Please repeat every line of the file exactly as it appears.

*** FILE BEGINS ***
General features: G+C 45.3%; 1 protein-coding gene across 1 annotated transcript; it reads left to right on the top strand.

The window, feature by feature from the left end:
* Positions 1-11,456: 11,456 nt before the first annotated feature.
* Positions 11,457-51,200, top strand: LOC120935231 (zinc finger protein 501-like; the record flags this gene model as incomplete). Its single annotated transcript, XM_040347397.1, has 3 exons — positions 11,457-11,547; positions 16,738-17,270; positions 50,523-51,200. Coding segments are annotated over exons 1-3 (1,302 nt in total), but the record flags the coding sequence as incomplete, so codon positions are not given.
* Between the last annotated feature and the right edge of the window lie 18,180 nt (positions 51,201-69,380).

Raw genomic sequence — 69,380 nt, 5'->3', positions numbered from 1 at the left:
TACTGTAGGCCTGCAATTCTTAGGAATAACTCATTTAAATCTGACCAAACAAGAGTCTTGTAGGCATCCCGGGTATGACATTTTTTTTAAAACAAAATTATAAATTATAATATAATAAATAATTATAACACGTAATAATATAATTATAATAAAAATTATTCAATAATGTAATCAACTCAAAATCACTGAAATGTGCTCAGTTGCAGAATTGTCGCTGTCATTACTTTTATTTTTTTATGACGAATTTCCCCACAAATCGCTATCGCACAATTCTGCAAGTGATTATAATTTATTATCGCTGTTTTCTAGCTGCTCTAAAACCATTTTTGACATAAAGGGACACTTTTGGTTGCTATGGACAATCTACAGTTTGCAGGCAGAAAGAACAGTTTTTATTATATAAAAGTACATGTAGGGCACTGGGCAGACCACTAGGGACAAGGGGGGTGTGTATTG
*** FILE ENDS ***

General features: G+C 45.3%; 1 protein-coding gene across 1 annotated transcript; it reads left to right on the top strand.

The window, feature by feature from the left end:
* Positions 1-11,456: 11,456 nt before the first annotated feature.
* Positions 11,457-51,200, top strand: LOC120935231 (zinc finger protein 501-like; the record flags this gene model as incomplete). Its single annotated transcript, XM_040347397.1, has 3 exons — positions 11,457-11,547; positions 16,738-17,270; positions 50,523-51,200. Coding segments are annotated over exons 1-3 (1,302 nt in total), but the record flags the coding sequence as incomplete, so codon positions are not given.
* Between the last annotated feature and the right edge of the window lie 18,180 nt (positions 51,201-69,380).

Raw genomic sequence — 69,380 nt, 5'->3', positions numbered from 1 at the left:
TACTGTAGGCCTGCAATTCTTAGGAATAACTCATTTAAATCTGACCAAACAAGAGTCTTGTAGGCATCCCGGGTATGACATTTTTTTTAAAACAAAATTATAAATTATAATATAATAAATAATTATAACACGTAATAATATAATTATAATAAAAATTATTCAATAATGTAATCAACTCAAAATCACTGAAATGTGCTCAGTTGCAGAATTGTCGCTGTCATTACTTTTATTTTTTTATGACGAATTTCCCCACAAATCGCTATCGCACAATTCTGCAAGTGATTATAATTTATTATCGCTGTTTTCTAGCTGCTCTAAAACCATTTTTGACATAAAGGGACACTTTTGGTTGCTATGGACAATCTACAGTTTGCAGGCAGAAAGAACAGTTTTTATTATATAAAAGTACATGTAGGGCACTGGGCAGACCACTAGGGACAAGGGGGGTGTGTATTG